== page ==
What is the reason that Christ’s ministry on earth not exhibit a sexual element? He is the firstborn of the new creation. He needs no sexual union, no husband-wife relationship, to fully express his humanity. This is extremely telling, is it not? It was not good for Adam to be alone, so then Eve. But the second Adam had no Eve, and yet was not alone. To do the will of his father was his bread and oxygen. When we are raised on last day, we will see him, and when we see him we shall be like him (1 John 3:2). Our union with Christ will supersede our substitute unions to the daughters of Eve in the meantime. Women will be truly free then – free from the name Adam gave to them, free from their desire for him – and able to properly give and receive love from their creator. They will be unbroken. Depression and weakness will be things of the past. The same is true for all the sons of Adam. They will be made new – unbroken and non-depleting. Their ambition for false things will finally dry up for all ages. In the vision in Revelation 3, Christ gives us a new name. Eve gets a new one too, this time not from Adam but from her maker.
(Thanks to Fr. Thomas McKenzie for mentioning the naming of Eve after the curse in a recent lecture. I had not made the connection before. I think this whole line of reasoning could be developed a lot further than I have briefly done here. Why? I am attempting to resolve some of the tension between complementarianism and egalitarianism. I affirm the natural just tuning of the hierarchy while also pushing back and saying it is not an eternal institution but a temporary and fundamentally broken one. To redeem all creation is to gradually see the distinctions blur as both the man and woman are image bearers of the same.)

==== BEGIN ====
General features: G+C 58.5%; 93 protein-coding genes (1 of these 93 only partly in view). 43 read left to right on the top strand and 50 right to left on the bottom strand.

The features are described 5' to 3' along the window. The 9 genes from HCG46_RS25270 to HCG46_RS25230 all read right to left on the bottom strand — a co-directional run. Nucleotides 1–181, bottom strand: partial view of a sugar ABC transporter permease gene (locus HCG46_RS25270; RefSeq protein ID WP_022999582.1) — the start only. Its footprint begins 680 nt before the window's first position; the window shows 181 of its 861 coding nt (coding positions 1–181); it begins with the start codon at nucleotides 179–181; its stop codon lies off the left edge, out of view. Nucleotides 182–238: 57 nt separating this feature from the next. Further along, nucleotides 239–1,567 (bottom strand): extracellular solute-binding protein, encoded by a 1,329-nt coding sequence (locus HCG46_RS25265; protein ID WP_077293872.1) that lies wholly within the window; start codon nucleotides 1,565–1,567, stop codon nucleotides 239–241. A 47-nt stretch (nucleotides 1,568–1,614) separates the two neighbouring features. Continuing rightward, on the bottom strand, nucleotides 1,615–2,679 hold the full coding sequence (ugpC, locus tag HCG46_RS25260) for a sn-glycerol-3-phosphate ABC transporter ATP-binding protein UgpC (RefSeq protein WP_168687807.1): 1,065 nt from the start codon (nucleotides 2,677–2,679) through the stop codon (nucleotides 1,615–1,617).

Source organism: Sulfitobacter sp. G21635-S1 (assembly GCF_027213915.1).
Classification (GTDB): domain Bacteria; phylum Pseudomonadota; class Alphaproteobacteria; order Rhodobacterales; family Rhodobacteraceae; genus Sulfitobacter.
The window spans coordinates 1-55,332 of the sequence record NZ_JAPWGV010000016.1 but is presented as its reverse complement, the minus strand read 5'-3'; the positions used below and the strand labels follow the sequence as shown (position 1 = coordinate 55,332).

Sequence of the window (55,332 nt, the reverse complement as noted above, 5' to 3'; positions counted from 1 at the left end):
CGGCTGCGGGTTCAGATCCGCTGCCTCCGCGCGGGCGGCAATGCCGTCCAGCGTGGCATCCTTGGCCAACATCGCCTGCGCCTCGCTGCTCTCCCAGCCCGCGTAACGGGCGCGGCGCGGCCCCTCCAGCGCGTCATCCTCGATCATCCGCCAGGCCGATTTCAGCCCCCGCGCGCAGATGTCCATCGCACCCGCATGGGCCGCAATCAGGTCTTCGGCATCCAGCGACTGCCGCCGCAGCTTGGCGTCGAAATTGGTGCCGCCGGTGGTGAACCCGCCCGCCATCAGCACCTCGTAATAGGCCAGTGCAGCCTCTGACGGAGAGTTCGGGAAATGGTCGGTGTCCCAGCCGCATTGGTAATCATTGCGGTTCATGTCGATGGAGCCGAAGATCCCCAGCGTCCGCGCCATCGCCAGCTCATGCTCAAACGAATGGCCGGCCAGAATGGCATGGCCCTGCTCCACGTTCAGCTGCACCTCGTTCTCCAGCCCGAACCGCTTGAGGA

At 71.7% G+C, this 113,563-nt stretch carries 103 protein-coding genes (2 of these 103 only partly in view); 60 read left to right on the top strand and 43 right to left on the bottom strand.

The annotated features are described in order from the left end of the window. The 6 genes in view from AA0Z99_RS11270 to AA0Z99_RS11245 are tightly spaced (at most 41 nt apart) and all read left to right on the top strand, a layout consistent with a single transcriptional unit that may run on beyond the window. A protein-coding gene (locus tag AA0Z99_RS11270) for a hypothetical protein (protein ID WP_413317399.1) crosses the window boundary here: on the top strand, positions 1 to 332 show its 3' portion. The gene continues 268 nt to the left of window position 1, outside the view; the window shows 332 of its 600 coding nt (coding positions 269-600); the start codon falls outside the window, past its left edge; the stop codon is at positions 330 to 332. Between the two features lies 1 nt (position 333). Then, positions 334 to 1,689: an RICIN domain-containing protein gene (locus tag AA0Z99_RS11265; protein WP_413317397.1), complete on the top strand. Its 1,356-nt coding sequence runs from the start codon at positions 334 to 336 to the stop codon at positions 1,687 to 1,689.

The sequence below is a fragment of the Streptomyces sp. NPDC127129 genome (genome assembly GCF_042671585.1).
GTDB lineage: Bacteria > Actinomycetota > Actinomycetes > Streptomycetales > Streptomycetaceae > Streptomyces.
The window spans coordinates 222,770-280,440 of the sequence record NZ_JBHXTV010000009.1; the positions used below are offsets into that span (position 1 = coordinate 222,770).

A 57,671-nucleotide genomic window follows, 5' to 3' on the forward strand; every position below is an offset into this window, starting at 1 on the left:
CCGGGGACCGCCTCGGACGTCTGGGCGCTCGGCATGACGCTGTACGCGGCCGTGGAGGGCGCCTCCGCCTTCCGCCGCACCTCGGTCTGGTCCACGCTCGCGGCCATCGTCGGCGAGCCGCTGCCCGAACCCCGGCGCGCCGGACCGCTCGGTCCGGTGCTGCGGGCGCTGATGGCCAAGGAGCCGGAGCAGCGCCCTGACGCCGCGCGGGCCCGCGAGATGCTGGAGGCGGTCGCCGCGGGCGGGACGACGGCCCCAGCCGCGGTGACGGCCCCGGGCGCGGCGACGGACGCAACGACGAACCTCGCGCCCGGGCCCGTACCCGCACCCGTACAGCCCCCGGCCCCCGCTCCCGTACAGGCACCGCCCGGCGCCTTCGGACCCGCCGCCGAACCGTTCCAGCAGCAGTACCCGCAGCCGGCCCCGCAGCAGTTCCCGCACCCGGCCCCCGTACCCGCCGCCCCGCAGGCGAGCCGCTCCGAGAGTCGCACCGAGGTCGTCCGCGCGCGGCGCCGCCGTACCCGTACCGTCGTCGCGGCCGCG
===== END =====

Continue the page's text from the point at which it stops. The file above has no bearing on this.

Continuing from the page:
This is pretty off-topic, but I really enjoyed this NTY interview with Robert Bly (whose work I have mixed feelings about). In it though, he quotes a couple of poems from Rumi translated by Coleman Bark. They were so great I felt the need to copy them down. No this is not a Tumblr blog, but sometimes I do this sort of thing anyway just to keep it filed away somewhere.
Who makes these changes?
I shoot an arrow right.
It lands left.
I ride after a deer and find myself
Chased by a hog.
I plot to get what I want
And end up in prison.
I dig pits to trap others
And fall in.
I should be suspicious
Of what I want.
I reach for a piece of wood. It turns into a lute.
I do some meanness. It turns out helpful.
I say one must not travel during the holy month.
Then I start out, and wonderful things happen.
Every night I administer eye drops containing betaxolol hydrochloride, brinzolamide, and the prostaglandin analogue latanoprost to my daughter. What do these marvels of modern medical chemistry accomplish? Almost nothing. That’s right – almost nothing.
Some drugs are simply chemicals that already occur in your body – you just change certain balances by administering them and naturally (more or less) push things in a desired direction. Other drugs cause profound reactions in specific cells. A well-timed antibiotic has saved many a man from near certain death. Pain killers make surgery possible in nearly all cases and daily life possible for many.